Hello friends and foes and folks who I don’t know! It’s that time of year: time for Thomas to share their top ten books of 2021
as if anyone cares, haha it’s okay though, I’m used to people not caring, okay I’m kidding I do have people in my life who care about me, anyway. This year I finished 94 books, and I feel proud of myself for doing that amidst defending my dissertation, applying to my final internship/residency year of my PhD program, and maintaining healthy relationships with my friends and myself. Similar to last year, I felt a bit more impressed with my fiction reads than my nonfiction reads, perhaps because my top three fiction selections featured amazing friendships and romances between people of color. As always, I included links to my full Goodreads reviews of each book and you can see previous years’ lists at the bottom of this post.
Category Archives: Books
Sometimes I worry about how much I write about men on this blog. Omg, I think to myself, Do my negative two readers imagine me as a Gaysian who sits in their apartment, stares at the wall for hours on end, waiting for a man of color to rail them as Blackpink plays in the background? When I let myself feel this concern for a bit, I recognize that what my readers think of me matters less to me than what I think of myself: can I practice self-kindness about my attraction to men?
“If my attraction to men were a flower,” I told my therapist in our most recent session, “I feel like I’d either want it to bloom fully, or I’d want it not to exist. Like I’d either want to date a guy or just not be attracted to men at all.”
“Let’s run with this analogy,” my therapist said, her voice challenging yet warm. “I feel like you’ve been doing a really nice job of nurturing the flower.”
She may have been referring to how I have gone on four dates with three different cute Asian guys within the past month. Continue reading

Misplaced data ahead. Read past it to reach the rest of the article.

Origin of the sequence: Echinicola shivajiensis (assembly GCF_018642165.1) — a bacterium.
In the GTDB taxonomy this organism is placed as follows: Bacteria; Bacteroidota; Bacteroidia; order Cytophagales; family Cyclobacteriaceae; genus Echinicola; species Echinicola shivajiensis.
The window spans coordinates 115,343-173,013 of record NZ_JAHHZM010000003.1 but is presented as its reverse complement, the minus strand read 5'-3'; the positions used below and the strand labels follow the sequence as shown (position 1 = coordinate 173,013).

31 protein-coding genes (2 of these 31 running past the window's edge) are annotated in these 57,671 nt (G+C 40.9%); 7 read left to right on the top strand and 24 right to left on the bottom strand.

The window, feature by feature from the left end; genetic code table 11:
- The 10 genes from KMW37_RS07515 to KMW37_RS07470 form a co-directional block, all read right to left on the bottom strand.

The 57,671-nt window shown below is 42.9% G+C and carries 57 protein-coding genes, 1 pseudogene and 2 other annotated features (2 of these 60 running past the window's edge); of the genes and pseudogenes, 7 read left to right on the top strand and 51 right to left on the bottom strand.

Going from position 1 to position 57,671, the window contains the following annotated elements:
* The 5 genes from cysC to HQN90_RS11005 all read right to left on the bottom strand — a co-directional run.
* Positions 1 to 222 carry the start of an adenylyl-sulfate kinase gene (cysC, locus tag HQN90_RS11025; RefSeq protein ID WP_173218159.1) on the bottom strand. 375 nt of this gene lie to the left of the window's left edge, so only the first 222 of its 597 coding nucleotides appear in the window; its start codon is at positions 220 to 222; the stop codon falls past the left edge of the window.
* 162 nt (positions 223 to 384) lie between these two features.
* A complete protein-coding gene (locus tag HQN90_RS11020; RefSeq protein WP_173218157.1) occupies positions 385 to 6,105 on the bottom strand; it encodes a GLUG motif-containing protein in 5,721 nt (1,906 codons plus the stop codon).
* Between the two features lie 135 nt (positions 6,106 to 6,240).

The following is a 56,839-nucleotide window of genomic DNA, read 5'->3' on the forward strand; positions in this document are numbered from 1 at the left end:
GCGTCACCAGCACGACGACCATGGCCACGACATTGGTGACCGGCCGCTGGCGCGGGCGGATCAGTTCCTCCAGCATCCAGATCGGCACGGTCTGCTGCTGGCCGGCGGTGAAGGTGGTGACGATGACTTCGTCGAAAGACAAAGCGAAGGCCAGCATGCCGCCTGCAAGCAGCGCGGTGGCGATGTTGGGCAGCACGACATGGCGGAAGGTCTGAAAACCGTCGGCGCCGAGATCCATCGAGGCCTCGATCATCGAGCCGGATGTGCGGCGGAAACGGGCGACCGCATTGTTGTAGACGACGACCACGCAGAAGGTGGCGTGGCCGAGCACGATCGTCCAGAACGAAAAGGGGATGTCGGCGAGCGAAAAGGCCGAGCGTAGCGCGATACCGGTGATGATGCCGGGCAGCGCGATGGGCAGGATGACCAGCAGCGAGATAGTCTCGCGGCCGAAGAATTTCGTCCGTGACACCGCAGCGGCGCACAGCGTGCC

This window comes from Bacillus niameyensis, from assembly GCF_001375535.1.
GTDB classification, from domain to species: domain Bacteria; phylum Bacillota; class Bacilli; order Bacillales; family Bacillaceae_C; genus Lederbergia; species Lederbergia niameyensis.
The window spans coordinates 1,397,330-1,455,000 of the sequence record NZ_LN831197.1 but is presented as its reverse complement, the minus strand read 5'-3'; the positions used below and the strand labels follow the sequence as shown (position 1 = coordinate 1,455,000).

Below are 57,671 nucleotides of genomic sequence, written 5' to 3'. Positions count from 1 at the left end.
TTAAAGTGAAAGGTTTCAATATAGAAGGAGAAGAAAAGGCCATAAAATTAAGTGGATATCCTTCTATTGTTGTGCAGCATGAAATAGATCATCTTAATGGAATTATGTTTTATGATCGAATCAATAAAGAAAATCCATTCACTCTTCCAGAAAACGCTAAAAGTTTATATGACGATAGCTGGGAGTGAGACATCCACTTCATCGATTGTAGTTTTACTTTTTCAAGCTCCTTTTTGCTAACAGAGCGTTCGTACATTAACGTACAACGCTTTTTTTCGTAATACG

I feel at peace with myself and enjoy my life a lot nowadays, which struck me as a bit odd the other day. Part of that odd feeling I think stems from themes I have noticed crop up consistently in fiction about gay men’s lives: persistent self-loathing and engaging in unhealthy relationships. Some popular titles that include these themes include Call Me by Your Name by André Aciman, Real Life by Brandon Taylor, and Memorial by Bryan Washington. The queer protagonists of these novels possess deep insecurities, date men who mistreat them, and lack self-awareness about their intrapersonal and interpersonal patterns.
I am not suggesting that these stories are unimportant or that artists should only portray happy, healthy queer men in their work. Gay men – especially gay men with additional marginalized identities related to race, fatness, femininity, and more – go through a lot of oppression and it’s important to capture that oppression and its effects. I acknowledge the power and compassion of honoring people’s pain without trying to force them into healing or more positive emotional states right away. Especially in light of the AIDS crisis in the United States and how the government’s mishandling of that situation killed many queer artists and queer people in general, I feel grateful for the presence of queer art and how that art exists in a heteronormative world.
At the same time, I feel annoyed when these stories about queer pain receive the most publicity or popularity compared to art that promotes queer joy and healing. Continue reading
Though 2020 sucked on a broad scale, I tried to make the most of what remained within my control, which I feel like I did well by healing from a rough friendship breakup that happened toward the end of 2019, celebrating and further cementing my close friendships with folx I love, and forming new community. I also read 96 books. As I wrote about last year, I do not read for the sake of finishing some grand number of books. Rather, I read as a way to practice self-care amidst lots of time with clients and students, as well as to feel connected with people from various similar and differing social identities than mine. Over the past few years, I have made a more targeted effort to read books by Black, Indigenous, and People of Color (BIPOC), and this year I continued that trend by reading 76 books by BIPOC authors. This year was the first I actually counted and I will say I felt surprised seeing how many books by white folx I read. Furthermore, for the first time in awhile I felt really impressed and emotional about the fiction I read more so than the nonfiction I read, which has not happened in awhile (the love stories between queer BIPOC in #2 and #3 and the friendship breakup between two BIPOC in #1 probably did me in, ugh my poor gay non-amatonormative heart). Anyway, I included links to my full Goodreads reviews of each book and links to past years’ top ten lists for easy reference at the bottom.Continue reading